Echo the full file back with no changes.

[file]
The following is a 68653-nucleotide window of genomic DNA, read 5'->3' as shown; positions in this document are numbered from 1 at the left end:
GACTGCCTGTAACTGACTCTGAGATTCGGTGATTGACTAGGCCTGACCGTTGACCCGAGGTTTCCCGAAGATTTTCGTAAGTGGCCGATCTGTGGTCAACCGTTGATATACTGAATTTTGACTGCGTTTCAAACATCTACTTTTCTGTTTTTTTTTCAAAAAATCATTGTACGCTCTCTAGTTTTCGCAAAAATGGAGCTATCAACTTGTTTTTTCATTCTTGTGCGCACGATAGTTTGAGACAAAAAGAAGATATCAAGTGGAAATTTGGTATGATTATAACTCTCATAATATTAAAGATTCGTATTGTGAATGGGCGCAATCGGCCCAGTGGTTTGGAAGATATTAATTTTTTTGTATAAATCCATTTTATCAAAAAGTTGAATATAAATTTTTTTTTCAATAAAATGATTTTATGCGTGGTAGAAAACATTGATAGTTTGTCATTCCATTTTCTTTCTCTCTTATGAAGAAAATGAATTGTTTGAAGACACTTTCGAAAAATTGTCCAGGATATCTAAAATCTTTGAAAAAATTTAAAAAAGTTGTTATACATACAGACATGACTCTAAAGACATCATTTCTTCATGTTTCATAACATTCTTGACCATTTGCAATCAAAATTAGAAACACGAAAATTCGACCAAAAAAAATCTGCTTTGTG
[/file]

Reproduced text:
The following is a 68653-nucleotide window of genomic DNA, read 5'->3' as shown; positions in this document are numbered from 1 at the left end:
GACTGCCTGTAACTGACTCTGAGATTCGGTGATTGACTAGGCCTGACCGTTGACCCGAGGTTTCCCGAAGATTTTCGTAAGTGGCCGATCTGTGGTCAACCGTTGATATACTGAATTTTGACTGCGTTTCAAACATCTACTTTTCTGTTTTTTTTTCAAAAAATCATTGTACGCTCTCTAGTTTTCGCAAAAATGGAGCTATCAACTTGTTTTTTCATTCTTGTGCGCACGATAGTTTGAGACAAAAAGAAGATATCAAGTGGAAATTTGGTATGATTATAACTCTCATAATATTAAAGATTCGTATTGTGAATGGGCGCAATCGGCCCAGTGGTTTGGAAGATATTAATTTTTTTGTATAAATCCATTTTATCAAAAAGTTGAATATAAATTTTTTTTTCAATAAAATGATTTTATGCGTGGTAGAAAACATTGATAGTTTGTCATTCCATTTTCTTTCTCTCTTATGAAGAAAATGAATTGTTTGAAGACACTTTCGAAAAATTGTCCAGGATATCTAAAATCTTTGAAAAAATTTAAAAAAGTTGTTATACATACAGACATGACTCTAAAGACATCATTTCTTCATGTTTCATAACATTCTTGACCATTTGCAATCAAAATTAGAAACACGAAAATTCGACCAAAAAAAATCTGCTTTGTG